On this journey Christ has not only gone before us, but he accompanies us, indeed he comes toward us, as once he went toward Simon Peter as Peter began to sink while attempting to walk to Jesus on the waters (cf. Matthew 14:28-31). As long as Peter returned Jesus' gaze, he was able to walk on the troubled waters of the Sea of Galilee, remaining so to speak within the gravitational field of his grace. Yet once he turned his eyes away from him, he became conscious of the violence of the wind, he took fright and began to sink.

Jesus then made him sense the power of his saving hand, as if anticipating what was to be the final and definitive "saving" of the apostle: his "resurrection" after the "sinking" of the denial. Through this Easter journey, the disciple becomes a true witness of the Lord.

And what is the task of a witness? In what does his service consist? St. Augustine tried to explain the essence of the ordained minister's task by means of two definitions which have become classic. He described the minister above all as "servus Christi" (cf. Sermo Guelf. 9:4; Ep. 130; Ep. 228:2, etc.).

Now, the term "servant" implies a concept of relation: To be a servant is to be in relation to a master. To describe the priest as "servus Christi" is to emphasize that his life has an essential "relational connotation": With every fiber of his being he is in relation to Christ. This takes nothing away from his relation to the community, indeed it provides the foundation for it: Precisely as "Christ's servant" he is "in his name, servant of his servants" (title of Ep. 217 to Vitale; cf. also De pecc. mer. et rem. III; Ep. 130; Sermo Guelf. 32:3, etc.).

By virtue of the sacramental character received at ordination, he belongs to Christ and shares his unreserved dedication to the "body" of the Church. This ontological aspect of the priestly ministry, which reaches to the very being of the individual concerned, creates in him the presuppositions of a radical form of service unimaginable in the secular sphere.

The other definition of the ordained minister to which Augustine frequently returns is "vox Christi." He develops his reflection on this topic by meditating on the figure of John the Baptist (cf. Serm. 288; 293:3; Serm. Dolbeau 3, etc.). The Precursor of Jesus defines himself as a simple "voice" sent to proclaim Christ who is the "Word"; likewise the minister, according to Augustine, has the task of being "vox Verbi" (cf. Serm. 46:30-32), "praedicator Verbi" (cf. Serm. 71:13/22), "Verbi prolator" (cf. En. in Ps. 134:1; Serm 23:1, etc.).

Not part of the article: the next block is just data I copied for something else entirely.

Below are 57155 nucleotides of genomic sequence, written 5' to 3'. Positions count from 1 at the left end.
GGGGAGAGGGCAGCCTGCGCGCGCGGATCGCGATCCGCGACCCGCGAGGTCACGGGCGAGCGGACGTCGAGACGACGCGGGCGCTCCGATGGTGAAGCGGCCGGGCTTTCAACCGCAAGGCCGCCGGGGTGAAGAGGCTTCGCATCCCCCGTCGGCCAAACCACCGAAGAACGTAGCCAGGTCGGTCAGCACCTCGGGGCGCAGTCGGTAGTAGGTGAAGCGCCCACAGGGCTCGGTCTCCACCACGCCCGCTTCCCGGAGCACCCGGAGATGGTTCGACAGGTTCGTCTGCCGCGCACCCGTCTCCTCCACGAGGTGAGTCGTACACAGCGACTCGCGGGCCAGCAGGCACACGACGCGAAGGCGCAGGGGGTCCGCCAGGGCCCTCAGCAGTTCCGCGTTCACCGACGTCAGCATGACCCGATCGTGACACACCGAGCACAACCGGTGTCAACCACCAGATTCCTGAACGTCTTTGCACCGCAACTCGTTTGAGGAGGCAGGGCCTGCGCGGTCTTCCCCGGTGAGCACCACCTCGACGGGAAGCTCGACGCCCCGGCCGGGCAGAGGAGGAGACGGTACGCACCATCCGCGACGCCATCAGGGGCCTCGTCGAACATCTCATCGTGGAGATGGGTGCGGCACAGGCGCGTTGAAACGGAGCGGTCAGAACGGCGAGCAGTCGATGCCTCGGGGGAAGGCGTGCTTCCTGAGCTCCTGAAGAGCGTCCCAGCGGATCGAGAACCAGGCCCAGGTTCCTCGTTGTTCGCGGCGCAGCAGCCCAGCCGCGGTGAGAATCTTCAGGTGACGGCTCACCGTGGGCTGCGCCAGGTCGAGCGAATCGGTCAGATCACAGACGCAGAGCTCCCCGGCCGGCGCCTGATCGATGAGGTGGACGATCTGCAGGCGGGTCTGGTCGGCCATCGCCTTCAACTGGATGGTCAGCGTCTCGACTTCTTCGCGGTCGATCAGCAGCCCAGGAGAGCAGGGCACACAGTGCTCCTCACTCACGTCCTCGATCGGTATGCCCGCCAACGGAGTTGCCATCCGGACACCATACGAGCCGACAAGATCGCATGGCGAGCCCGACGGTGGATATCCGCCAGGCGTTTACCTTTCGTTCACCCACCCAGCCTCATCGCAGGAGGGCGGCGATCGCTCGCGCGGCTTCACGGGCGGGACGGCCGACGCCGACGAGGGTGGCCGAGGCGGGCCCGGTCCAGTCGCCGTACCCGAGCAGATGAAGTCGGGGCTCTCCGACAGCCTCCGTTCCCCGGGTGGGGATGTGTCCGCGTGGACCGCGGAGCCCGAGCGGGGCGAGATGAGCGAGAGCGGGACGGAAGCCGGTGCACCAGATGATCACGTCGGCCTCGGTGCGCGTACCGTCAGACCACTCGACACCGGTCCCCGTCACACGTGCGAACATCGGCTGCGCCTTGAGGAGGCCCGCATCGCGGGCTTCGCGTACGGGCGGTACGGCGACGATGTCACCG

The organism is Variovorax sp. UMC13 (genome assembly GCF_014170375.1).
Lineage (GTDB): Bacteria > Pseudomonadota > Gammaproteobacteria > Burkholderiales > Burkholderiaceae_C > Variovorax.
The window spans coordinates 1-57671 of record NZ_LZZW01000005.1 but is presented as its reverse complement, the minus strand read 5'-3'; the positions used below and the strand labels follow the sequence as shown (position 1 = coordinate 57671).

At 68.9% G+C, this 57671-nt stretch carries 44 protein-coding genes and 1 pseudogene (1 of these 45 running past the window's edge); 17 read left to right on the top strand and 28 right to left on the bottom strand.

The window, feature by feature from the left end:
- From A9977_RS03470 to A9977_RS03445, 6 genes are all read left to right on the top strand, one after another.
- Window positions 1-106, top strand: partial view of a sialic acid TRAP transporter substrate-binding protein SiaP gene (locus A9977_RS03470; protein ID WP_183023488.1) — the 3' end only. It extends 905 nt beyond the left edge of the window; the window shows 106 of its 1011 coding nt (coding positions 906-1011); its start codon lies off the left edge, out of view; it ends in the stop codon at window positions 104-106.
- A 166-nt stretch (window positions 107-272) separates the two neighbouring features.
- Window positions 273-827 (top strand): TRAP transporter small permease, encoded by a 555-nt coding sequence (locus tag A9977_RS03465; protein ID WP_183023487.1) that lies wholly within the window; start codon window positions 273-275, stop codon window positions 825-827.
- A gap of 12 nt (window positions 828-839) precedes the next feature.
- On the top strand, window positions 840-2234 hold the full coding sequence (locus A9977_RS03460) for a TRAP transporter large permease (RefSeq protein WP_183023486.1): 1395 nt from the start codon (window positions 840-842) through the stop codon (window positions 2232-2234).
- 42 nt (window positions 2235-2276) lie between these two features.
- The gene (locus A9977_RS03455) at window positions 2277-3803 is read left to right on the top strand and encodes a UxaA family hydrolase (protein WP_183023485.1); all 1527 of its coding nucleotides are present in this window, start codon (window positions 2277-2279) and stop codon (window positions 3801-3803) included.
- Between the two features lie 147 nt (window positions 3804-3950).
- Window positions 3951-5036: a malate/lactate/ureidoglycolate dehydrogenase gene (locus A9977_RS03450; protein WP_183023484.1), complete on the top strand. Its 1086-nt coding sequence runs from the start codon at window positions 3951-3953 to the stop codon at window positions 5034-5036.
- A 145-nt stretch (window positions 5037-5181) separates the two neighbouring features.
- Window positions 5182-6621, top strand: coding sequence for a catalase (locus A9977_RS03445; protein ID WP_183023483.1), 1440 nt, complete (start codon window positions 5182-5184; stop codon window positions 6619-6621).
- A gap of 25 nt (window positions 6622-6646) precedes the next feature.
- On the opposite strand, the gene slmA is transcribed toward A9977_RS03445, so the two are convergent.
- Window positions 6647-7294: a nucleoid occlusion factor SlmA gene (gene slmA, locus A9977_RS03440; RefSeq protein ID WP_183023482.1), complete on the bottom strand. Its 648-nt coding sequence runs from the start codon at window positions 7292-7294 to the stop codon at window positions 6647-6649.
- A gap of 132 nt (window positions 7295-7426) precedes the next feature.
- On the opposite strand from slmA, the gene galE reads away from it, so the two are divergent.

It is an idea that recurs frequently in Augustine; it brings out once more the "relational connotation" of the minister: As the "voice" he stands in relation to the "Word" who is Christ. The greatness and the humility of the ordained ministry are here revealed. Like St. John the Baptist, the priest and the deacon are merely the precursors, the servants of the Word. It is not they who are at the center, but Christ, whose "voice" they must be with their whole existence.

It is from this reflection that the answer emerges to a question that no responsible pastor of souls can fail to ask himself, especially in the current situation of an increasing shortage of priests: how to preserve interior unity amid the often frenetic activity of ministry?

The way toward a solution to this problem lies in intimate communion with Christ, whose food was to do the will of the Father (cf. John 4:34). It is important that the ontological relationship with Christ, given at ordination, should come to life in his consciousness and consequently in his actions: All the things I do, I do in communion with him. It is in doing them that I am united with him.

However diverse and even, seen from outside, mutually opposed my activities may be, they are unified at the level of underlying motivation: It is all about being with Christ, acting as an instrument in communion with him. From this emerges a new vision of priestly asceticism. This is not to be placed alongside pastoral activity as an extra burden, another task which further weighs down upon my day.

In the action itself I learn self-mastery, I learn to give my life with serenity; in disappointment and in failure I learn renunciation, I learn to accept sorrow, I learn detachment from myself. In the joy of success I learn gratitude. In administering the sacraments I receive them interiorly myself.... This asceticism of service, service itself as the true asceticism of my life, is undoubtedly a most important motive that nevertheless requires a constant interior reinterpretation of action based upon being.

Even if the priest seeks to live out his service as asceticism and his sacramental activity as personal encounter with Christ, he will still need moments to catch his breath, so that this inner directedness can become real and effective. Jesus himself, when his disciples returned from their first missionary journey, said to them: "Come away, to a lonely place, and rest awhile" (Mark 6:31).

Generous self-giving for others is impossible without discipline and constant recovery of true faith-filled interiority. The effectiveness of pastoral action depends, ultimately, upon prayer; otherwise, service becomes empty activism.

Therefore the time spent in direct encounter with God in prayer can rightly be described as the pastoral priority par excellence: It is the soul's breath, without which the priest necessarily remains "breathless," deprived of the "oxygen" of optimism and joy, which he needs if he is to allow himself to be sent, day by day, as a worker into the Lord's harvest. Amen!

[Translation of German original issued by the Holy See; adapted]

© Copyright 2006 -- Libreria Editrice Vaticana